I’m on the worst flight of my life. I have traveled a lot and am happy to report things have never been this bad. It’s exciting in a way! I shall report on my situation in excerpts from my mental travelogue. My hope is that either posterity will know what was my woeful fate or that we’ll all have a laugh together.
I had an inkling things might be not go so well when the majority of people at 6am were checking into last night’s 10:30 flight that had some delays. And on the board every flight since that one proudly called out that it had been delayed before it departed. Why display flights that are gone already, especially when they make you look bad? I dunno. But they did. Luckily mine checked in and started boarding on time. Well, on Armenian time which is to say nobody was in too big a rush to be punctual.
Some things are not the airline’s fault. I mean this Armenia, which is more European than Europe in its people’s befuddlement of the winged train-like object that makes the ground shrink and move underneath you. Using manners perfectly alright for train travel like getting up to walk around as the mechanized wonder is departing, so they can grab the stinky cheese and meat from the overhead, meanwhile the cart of apples spills down the aisle picking up nearly enough speed on the plane’s ascent to breach the back. Things that work on trains just don’t work on planes though. I’m half wondering if there haven’t been more than one confused European who tries to open the door at 30,000 feet to smoke or to find the restaurant car.
There is the old guy who’s never been on a plane next to me. He is testing everything to see if it does something and how it works. That includes the armrest, pulling it up, finding that it lifts and putting it down again before trying the one on the other side. Sure enough it lifts too. On to the tray table for a while then back to the armrests. I can only imagine his sense of wonder when yet again they lift.
Every drink or food tray that comes down the aisle he anticipates and times to make sure he will be served. Leaping towards the aisle to grab at whatever Precious resides within the steel contraption. He reserves the same zeal for darting toward the window to peer at the sea of clouds below.
Then there are your standard bad mannered airline folk on board as well. Like the prototypical screaming kid right behind me. He starts with “I’m MAFIA” and banging his tray table (my seat back) up and down. After a few minutes of this civilized behavior he gets bored and starts kicking the seat and yelling louder. Then his mother says something at him (not to him) in a loud tone enough times that he starts screaming, alternating between shrill bursts and wailing. Then he quiets himself briefly, talks calmly and starts again. The cycle is about 30 minutes long so it should be easy to time the flight.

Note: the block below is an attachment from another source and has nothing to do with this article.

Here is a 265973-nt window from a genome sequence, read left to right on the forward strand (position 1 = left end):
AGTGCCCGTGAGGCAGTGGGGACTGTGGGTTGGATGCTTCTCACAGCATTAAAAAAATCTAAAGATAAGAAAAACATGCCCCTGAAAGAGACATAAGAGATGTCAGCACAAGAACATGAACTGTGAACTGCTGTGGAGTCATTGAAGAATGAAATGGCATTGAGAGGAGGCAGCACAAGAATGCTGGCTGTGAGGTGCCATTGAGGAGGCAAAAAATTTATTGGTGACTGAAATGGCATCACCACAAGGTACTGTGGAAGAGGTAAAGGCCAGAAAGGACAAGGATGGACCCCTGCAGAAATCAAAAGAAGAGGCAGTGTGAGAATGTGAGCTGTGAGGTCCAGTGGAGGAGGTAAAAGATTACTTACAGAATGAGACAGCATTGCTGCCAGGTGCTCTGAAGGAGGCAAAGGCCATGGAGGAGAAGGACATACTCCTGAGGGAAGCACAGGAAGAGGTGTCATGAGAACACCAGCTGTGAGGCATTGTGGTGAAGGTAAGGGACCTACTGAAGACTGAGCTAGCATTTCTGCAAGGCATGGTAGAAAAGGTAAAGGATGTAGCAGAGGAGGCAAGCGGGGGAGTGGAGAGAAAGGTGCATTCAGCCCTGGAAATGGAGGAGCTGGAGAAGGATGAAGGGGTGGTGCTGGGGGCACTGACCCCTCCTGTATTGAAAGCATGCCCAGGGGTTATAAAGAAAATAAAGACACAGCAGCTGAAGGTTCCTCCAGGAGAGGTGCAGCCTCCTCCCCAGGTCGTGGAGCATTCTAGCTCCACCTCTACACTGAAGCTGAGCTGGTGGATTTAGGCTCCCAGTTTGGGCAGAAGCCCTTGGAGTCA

And once again my arm is crammed into my shoulder before my elbow slides off. It’s more of a yanking upwards than I described above I guess. The way only old men who have done manual labor all their lives can manage. With strength that comes from sinews tightened from years of wrenching loose rusted bolts, plowing fields or maybe pulling locomotives. I don’t know, but the motion is spastic and strong.
But this strength and dexterity fail him when they hand the hot goupy tray on top of the slick box of food. This soon becomes a hot goupy lap full as you might imagine. Two laps full because he has shared his lunch with me. Now I can’t fully blame the old guy for this maneuver, I mean who puts a nuclear hot metal tray on top of a slick paper box and hands the whole contraption over a row of people in a sardine tray?
Armavia, that’s who. The national airline of Armenia would probably be the envy of the 1957 TWA with their modern jets, bulky stewardesses and ability to skillfully save space. Cram six seats in a space most airlines waste on five seats. So much room is wasted on the aisles on other airlines that the carts luxuriously parade up and down the plane, hardly banging anyone on the knee or elbow. Not so Armavia. And why pamper baggage with a regular size overhead compartment? I’m sure on a full flight all the bags will fit in sideways…oh nope I guess they didn’t. Delay while we put check some luggage, hopefully to reemerge either plane side or at the carousel at the destination. Their one luxurious row of first class is protected by a curtain that sits in the chair of a row of cattle class, making it unusable. And the announcement in French sounds like somebody held their phone up to the speaker during an air France announcement and recorded it.
So in my cramped seat I sit, wishing that the air vent worked. Listening to the sweet serenade of “I’m MAFIA” and commiserate with my seat which is taking punishment from as many sides as I am today. The aforementioned hot meal served was hardly a respite, with a date carved into the foil of a week ago exactly. I wasn’t sure if it was the date it was made, supposed to be served or when it would go bad. In any case it was an indicator that I should adopt my strategy of staying alive at third world restaurants and become a vegetarian. So I was able to eat one slice of cheese and one of cucumber, as well as the mint. The chocolate snack looked like the Baby Ruth bar in Caddyshack – slimy and turdlike so I avoided it and withheld my urge to yell “doody!”
Perhaps an ill choice of words. Not more than two hours after lunch it smells as if one of my nearest neighbors has shit himself. I’d blame the kid but he hasn’t let up in his game of trying to snap his tray off. Whereas the old man has gone very still all of a sudden.
Well it turns out to be the kid behind me. What I felt as the pulling on the tray was just his mother changing him on it. He didn’t quite fit – you know they don’t make those trays as big as they should to change your 2 year old. I was suddenly worried that my decision to even eat the cheese and cucumber might have been a bad one.
We circle the city for a while. This is always the worst. Like when the person just in front of you in line takes an interminable amount of time owing to some complaint or error on their part. Or worse over a small amount of money thy are trying to talk the cashier out of. We finally come to the ground and applause erupts as if Nadia Comaneci has just won the gold. Really, planes and pilots do this several times every day. Not once every four years. It’s not an amazing feat of heroism.